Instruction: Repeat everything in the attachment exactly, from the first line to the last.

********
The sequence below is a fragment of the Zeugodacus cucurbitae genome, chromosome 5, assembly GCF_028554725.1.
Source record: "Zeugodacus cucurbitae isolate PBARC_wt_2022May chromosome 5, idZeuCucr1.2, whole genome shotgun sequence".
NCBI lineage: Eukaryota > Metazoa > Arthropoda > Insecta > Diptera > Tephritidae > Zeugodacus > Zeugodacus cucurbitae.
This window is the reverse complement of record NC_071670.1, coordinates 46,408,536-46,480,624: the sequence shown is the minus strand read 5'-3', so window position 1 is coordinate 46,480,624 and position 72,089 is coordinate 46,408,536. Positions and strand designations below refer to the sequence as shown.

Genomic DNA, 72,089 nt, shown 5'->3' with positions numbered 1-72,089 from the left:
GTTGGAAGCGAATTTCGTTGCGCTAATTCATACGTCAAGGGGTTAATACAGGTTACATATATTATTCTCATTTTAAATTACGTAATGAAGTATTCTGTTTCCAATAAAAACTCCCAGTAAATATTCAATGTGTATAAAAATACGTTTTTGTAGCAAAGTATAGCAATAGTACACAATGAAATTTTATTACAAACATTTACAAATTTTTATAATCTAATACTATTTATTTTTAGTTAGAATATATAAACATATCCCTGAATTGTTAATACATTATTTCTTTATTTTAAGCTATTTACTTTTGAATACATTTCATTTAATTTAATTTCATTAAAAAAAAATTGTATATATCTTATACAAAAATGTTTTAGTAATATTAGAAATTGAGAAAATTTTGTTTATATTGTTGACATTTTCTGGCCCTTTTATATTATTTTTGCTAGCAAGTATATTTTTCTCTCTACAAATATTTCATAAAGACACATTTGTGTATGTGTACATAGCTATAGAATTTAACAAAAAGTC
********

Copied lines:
The sequence below is a fragment of the Zeugodacus cucurbitae genome, chromosome 5, assembly GCF_028554725.1.
Source record: "Zeugodacus cucurbitae isolate PBARC_wt_2022May chromosome 5, idZeuCucr1.2, whole genome shotgun sequence".
NCBI lineage: Eukaryota > Metazoa > Arthropoda > Insecta > Diptera > Tephritidae > Zeugodacus > Zeugodacus cucurbitae.
This window is the reverse complement of record NC_071670.1, coordinates 46,408,536-46,480,624: the sequence shown is the minus strand read 5'-3', so window position 1 is coordinate 46,480,624 and position 72,089 is coordinate 46,408,536. Positions and strand designations below refer to the sequence as shown.

Genomic DNA, 72,089 nt, shown 5'->3' with positions numbered 1-72,089 from the left:
GTTGGAAGCGAATTTCGTTGCGCTAATTCATACGTCAAGGGGTTAATACAGGTTACATATATTATTCTCATTTTAAATTACGTAATGAAGTATTCTGTTTCCAATAAAAACTCCCAGTAAATATTCAATGTGTATAAAAATACGTTTTTGTAGCAAAGTATAGCAATAGTACACAATGAAATTTTATTACAAACATTTACAAATTTTTATAATCTAATACTATTTATTTTTAGTTAGAATATATAAACATATCCCTGAATTGTTAATACATTATTTCTTTATTTTAAGCTATTTACTTTTGAATACATTTCATTTAATTTAATTTCATTAAAAAAAAATTGTATATATCTTATACAAAAATGTTTTAGTAATATTAGAAATTGAGAAAATTTTGTTTATATTGTTGACATTTTCTGGCCCTTTTATATTATTTTTGCTAGCAAGTATATTTTTCTCTCTACAAATATTTCATAAAGACACATTTGTGTATGTGTACATAGCTATAGAATTTAACAAAAAGTC